So, in my redesign I started with the modifier keys. I decided that the only way to make them universally apply-able to any other key _and_ the mouse was to essentially specialize the left thumb to be in control of all modifier keys. I put the four standard keys in a cloverleaf, since it should be possible to press two, three, or all of them at the same time. The red and green keys, are to either side, and there is an Fn key above so that one needn't us Fn lock to press a single function key. On the upper-left-thumb area, I also placed the 'Pause' button, and where the mouse buttons had been I put a scroll wheel (or scroll ball, like the recent Apple mouse). Overall, this area seems simplified to me.


I also put all the 'lock' keys on the left thumb, adding some that made sense to me.


I wanted to be able to affect the mouse buttons with all of the modifier keys, so I moved the buttons to the bottom of the unit. As extra buttons on the index finger. I think these would benefit from having a different 'click' from the normal keys. Control-alt-click-drag should be easy now. To accommodate them, I pushed the lower index keys outward, and think that it would also be beneficial to move the upper keys slightly inward. While we are at it, why not make the red _and_ green shift keys modify _both_ buttons, giving us several buttons that can be remapped in software.


Also on the bottom of the unit, I wanted to rearrange the numbers to make more sense to my brain: 1-5 inside left, 6-0 inside right. I remapped the outside red-shift to (almost) match the shift versions of these keys on a standard keyboard, so remembering them should be easier. While I think the idea of having the brackets in pairs is helpful, my instinctual movement for the pair is to use the other hand, not the other direction with the same finger. All the green keys are placed on the inside row (but in a fully-customizable AG6 these could potentially be mapped to some other key combination). The Fn keys mostly match the layout of the number keys, though the F16+ keys could just as easily carry the Print Screen, Scroll Lock, etc. keys.


On the right thumb, I left the trackball as it is. Next to it, I placed the whitespace-and-frequent-punctuation keys. Of these, I probably use backspace and space the most (the former maybe even more than the latter), so these have prominence. Period, tab, return, quote, comma, are all easy to reach. These keys double as the arrow keys and the 'home etc.' keys, using the red and green shift (which are underused on this part of the AG5). Note that while 'delete' is on the red shift, it should be very easy to press control-alt-(red-shift)-delete.


On the lower right thumb I have placed most of the previously scattered top-of-the-unit letters. The undo-cut-copy-paste keys are clustered as on a normal keyboard, and these keys also carry the mathematical functions usually contained on the numeric keypad.


Finally, a few changes that have nothing to do with the keyboard itself. I think the unit would be more comfortable if it were a bit wider: even as a gamer, my hands are not comfortable being so close together for long periods of time. I think it might be nice to have (optional) firm rubber 'straps' which go over each hand, making it easier to hold the unit with one hand when, for example, taking a sip of coffee. Perhaps there could be a simple skin-contact sensor in each hand, making the unit auto-Pause when put down. And I think the bottom of the unit could possibly be flared so that it can be set down more easily on its own, without the separate stand….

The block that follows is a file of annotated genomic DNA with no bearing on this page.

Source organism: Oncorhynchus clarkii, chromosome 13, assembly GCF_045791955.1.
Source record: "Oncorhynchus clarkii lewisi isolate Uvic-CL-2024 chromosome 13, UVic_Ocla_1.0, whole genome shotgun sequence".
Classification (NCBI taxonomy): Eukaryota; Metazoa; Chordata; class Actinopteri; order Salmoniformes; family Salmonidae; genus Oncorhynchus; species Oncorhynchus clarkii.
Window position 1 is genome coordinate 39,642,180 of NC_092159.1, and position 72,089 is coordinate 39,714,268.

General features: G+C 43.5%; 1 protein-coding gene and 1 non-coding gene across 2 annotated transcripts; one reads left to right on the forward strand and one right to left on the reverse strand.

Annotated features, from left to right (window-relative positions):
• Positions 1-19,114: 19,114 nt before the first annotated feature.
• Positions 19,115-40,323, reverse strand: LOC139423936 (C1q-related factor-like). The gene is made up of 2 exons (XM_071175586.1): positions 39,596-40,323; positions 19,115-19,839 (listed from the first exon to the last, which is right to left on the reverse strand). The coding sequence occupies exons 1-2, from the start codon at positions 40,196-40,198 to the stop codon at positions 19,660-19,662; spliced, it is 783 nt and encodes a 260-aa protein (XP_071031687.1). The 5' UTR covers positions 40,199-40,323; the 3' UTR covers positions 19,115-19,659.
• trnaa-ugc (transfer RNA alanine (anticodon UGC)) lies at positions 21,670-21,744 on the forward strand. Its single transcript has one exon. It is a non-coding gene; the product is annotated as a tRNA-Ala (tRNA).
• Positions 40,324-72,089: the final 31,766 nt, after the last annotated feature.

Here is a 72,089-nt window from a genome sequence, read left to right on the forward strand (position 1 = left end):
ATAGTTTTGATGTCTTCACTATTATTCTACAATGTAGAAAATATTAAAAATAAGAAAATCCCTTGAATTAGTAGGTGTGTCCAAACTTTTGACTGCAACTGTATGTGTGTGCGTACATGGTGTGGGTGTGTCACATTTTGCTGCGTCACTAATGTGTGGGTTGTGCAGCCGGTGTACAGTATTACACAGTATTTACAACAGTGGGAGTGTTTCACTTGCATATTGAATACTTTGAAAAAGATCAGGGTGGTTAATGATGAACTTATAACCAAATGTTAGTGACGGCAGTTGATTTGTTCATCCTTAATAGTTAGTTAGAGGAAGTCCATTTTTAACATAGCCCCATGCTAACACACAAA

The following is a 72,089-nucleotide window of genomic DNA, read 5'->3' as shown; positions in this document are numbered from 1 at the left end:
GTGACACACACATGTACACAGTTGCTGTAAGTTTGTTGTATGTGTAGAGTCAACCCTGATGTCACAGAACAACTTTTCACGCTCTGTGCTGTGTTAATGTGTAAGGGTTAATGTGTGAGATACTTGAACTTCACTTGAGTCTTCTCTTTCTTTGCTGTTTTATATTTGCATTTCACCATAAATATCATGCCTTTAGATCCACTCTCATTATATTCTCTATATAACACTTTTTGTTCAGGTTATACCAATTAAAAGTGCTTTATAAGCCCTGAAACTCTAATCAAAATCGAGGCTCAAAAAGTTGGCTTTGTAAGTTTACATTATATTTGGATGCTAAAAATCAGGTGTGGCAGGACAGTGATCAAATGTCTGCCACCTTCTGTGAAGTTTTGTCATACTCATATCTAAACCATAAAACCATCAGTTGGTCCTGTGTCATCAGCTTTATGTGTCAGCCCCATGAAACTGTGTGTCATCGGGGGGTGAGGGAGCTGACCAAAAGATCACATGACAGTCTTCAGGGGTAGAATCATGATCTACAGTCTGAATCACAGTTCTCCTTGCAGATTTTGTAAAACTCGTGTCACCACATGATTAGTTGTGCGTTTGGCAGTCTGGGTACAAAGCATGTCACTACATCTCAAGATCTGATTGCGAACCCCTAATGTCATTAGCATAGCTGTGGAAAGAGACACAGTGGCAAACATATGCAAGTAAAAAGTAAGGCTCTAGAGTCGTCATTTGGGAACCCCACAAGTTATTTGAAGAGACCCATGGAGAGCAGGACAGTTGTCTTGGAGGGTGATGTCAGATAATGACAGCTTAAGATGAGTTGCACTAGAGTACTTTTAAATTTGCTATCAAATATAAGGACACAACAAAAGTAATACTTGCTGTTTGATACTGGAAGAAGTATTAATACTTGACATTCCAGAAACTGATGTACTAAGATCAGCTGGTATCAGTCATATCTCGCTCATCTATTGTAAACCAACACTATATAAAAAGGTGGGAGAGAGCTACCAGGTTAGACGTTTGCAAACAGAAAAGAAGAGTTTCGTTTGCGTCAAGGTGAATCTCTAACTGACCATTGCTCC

And in addition, lots of mouse actions use multiple modifier keys. In Photoshop for instance, shift = constrain drag axis, alt = make a copy, so shift-alt = make a copy and constrain drag axis. It is really frustrating to have these missing when using the AG5….


(further discussion on AlphaGrip Google Group: http://groups.google.com/group/alphagrip/browse_thread/thread/bcffc640dccc0b67/c1d7bbf20124ccfb#c1d7bbf20124ccfb)

Arrow Keys to the Left

From: Bill Sun Date: Mon, Jul 24 2006 4:16 pm

Ollie, I really like your layout idea!


Being a loyal PC gamer, I love the idea of putting the mouse buttons near your trigger finger. However, I think it's better to somehow put the arrow keys on the left. Either by changing the button layout (like adding an additional group of keys), or by adding another shift button to enable the modifier key cluster to function as the arrow keys. I think this type of layout will make FPS games (and other games that make use of the directional keys) much easier to play on the Alphagrip.


In regards about the keys at the lower right thumb region, if alphabets are going to be placed there, some repositioning of those keys, and perhaps, a redesign of the contours will be needed (in relation to the AG-5 that is).


Another idea I have to contribute is about the keys on the backside. Instead of using press-down buttons, would it be possible to use some kind of bi-directional sliding key? An example would be a button that perhaps will have a rough impression of your fingertips and would click (or give some form of tactile feedback) when your fingers push and pull (slide inwards and outwards) on it. The sliding action doesn't need to move very far (it could just be a click to activate the key on one side), but should provide enough resistance so that it's harder to accidentally slide the button, or accidentally slide to the other side when returning to the "neutral" position. This should make it less easily to accidentally press a button on the back side when you're picking it up and perhaps allow the device to be placed on a surface without the need for the bottom to be flared. With really "short" keys, you might even have additional room for your fingers to grip the unit without actually touching any keys.